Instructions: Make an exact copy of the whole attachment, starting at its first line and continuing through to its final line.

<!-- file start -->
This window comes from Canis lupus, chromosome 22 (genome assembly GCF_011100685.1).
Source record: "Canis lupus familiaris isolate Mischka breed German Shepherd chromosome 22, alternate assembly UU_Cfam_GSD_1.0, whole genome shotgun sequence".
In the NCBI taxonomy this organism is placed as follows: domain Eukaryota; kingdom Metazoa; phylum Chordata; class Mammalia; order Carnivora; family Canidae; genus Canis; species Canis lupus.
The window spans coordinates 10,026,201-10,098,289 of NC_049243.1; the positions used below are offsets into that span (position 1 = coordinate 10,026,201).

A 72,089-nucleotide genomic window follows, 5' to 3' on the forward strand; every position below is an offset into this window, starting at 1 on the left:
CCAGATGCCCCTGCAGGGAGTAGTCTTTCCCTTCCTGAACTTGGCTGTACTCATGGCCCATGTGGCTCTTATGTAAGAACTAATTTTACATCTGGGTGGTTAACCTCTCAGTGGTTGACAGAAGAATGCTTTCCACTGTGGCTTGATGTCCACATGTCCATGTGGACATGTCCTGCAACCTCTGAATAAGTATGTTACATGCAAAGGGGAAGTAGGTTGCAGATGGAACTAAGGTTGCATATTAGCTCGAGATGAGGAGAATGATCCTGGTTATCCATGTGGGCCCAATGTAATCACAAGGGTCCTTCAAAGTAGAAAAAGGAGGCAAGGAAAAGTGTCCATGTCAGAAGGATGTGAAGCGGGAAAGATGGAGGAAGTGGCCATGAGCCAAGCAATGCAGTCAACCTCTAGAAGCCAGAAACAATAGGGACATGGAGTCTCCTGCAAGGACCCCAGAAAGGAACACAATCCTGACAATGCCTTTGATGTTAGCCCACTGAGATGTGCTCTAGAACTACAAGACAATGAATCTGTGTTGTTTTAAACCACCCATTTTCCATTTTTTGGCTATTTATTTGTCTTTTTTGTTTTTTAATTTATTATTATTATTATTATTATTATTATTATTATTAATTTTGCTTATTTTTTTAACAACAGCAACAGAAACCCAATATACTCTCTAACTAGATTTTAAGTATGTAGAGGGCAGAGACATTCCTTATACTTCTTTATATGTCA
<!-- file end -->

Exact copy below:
This window comes from Canis lupus, chromosome 22 (genome assembly GCF_011100685.1).
Source record: "Canis lupus familiaris isolate Mischka breed German Shepherd chromosome 22, alternate assembly UU_Cfam_GSD_1.0, whole genome shotgun sequence".
In the NCBI taxonomy this organism is placed as follows: domain Eukaryota; kingdom Metazoa; phylum Chordata; class Mammalia; order Carnivora; family Canidae; genus Canis; species Canis lupus.
The window spans coordinates 10,026,201-10,098,289 of NC_049243.1; the positions used below are offsets into that span (position 1 = coordinate 10,026,201).

A 72,089-nucleotide genomic window follows, 5' to 3' on the forward strand; every position below is an offset into this window, starting at 1 on the left:
CCAGATGCCCCTGCAGGGAGTAGTCTTTCCCTTCCTGAACTTGGCTGTACTCATGGCCCATGTGGCTCTTATGTAAGAACTAATTTTACATCTGGGTGGTTAACCTCTCAGTGGTTGACAGAAGAATGCTTTCCACTGTGGCTTGATGTCCACATGTCCATGTGGACATGTCCTGCAACCTCTGAATAAGTATGTTACATGCAAAGGGGAAGTAGGTTGCAGATGGAACTAAGGTTGCATATTAGCTCGAGATGAGGAGAATGATCCTGGTTATCCATGTGGGCCCAATGTAATCACAAGGGTCCTTCAAAGTAGAAAAAGGAGGCAAGGAAAAGTGTCCATGTCAGAAGGATGTGAAGCGGGAAAGATGGAGGAAGTGGCCATGAGCCAAGCAATGCAGTCAACCTCTAGAAGCCAGAAACAATAGGGACATGGAGTCTCCTGCAAGGACCCCAGAAAGGAACACAATCCTGACAATGCCTTTGATGTTAGCCCACTGAGATGTGCTCTAGAACTACAAGACAATGAATCTGTGTTGTTTTAAACCACCCATTTTCCATTTTTTGGCTATTTATTTGTCTTTTTTGTTTTTTAATTTATTATTATTATTATTATTATTATTATTATTATTAATTTTGCTTATTTTTTTAACAACAGCAACAGAAACCCAATATACTCTCTAACTAGATTTTAAGTATGTAGAGGGCAGAGACATTCCTTATACTTCTTTATATGTCA